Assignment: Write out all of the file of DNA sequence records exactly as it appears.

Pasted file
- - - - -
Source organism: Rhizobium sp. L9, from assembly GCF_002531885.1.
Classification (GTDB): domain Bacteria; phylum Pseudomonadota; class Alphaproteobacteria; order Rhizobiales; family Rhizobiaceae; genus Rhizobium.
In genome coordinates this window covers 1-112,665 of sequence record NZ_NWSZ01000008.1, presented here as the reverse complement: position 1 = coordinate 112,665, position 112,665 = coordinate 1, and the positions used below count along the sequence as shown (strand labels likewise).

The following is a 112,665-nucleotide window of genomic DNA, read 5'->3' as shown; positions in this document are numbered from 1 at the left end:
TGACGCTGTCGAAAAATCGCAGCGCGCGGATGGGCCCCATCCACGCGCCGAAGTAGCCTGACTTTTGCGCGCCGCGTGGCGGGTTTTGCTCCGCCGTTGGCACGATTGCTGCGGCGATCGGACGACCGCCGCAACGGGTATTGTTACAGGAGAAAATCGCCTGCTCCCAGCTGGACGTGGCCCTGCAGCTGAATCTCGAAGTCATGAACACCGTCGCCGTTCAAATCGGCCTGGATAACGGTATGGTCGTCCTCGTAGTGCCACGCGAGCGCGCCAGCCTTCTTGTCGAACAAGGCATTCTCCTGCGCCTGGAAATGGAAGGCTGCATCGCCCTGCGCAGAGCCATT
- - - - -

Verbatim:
Source organism: Rhizobium sp. L9, from assembly GCF_002531885.1.
Classification (GTDB): domain Bacteria; phylum Pseudomonadota; class Alphaproteobacteria; order Rhizobiales; family Rhizobiaceae; genus Rhizobium.
In genome coordinates this window covers 1-112,665 of sequence record NZ_NWSZ01000008.1, presented here as the reverse complement: position 1 = coordinate 112,665, position 112,665 = coordinate 1, and the positions used below count along the sequence as shown (strand labels likewise).

The following is a 112,665-nucleotide window of genomic DNA, read 5'->3' as shown; positions in this document are numbered from 1 at the left end:
TGACGCTGTCGAAAAATCGCAGCGCGCGGATGGGCCCCATCCACGCGCCGAAGTAGCCTGACTTTTGCGCGCCGCGTGGCGGGTTTTGCTCCGCCGTTGGCACGATTGCTGCGGCGATCGGACGACCGCCGCAACGGGTATTGTTACAGGAGAAAATCGCCTGCTCCCAGCTGGACGTGGCCCTGCAGCTGAATCTCGAAGTCATGAACACCGTCGCCGTTCAAATCGGCCTGGATAACGGTATGGTCGTCCTCGTAGTGCCACGCGAGCGCGCCAGCCTTCTTGTCGAACAAGGCATTCTCCTGCGCCTGGAAATGGAAGGCTGCATCGCCCTGCGCAGAGCCATT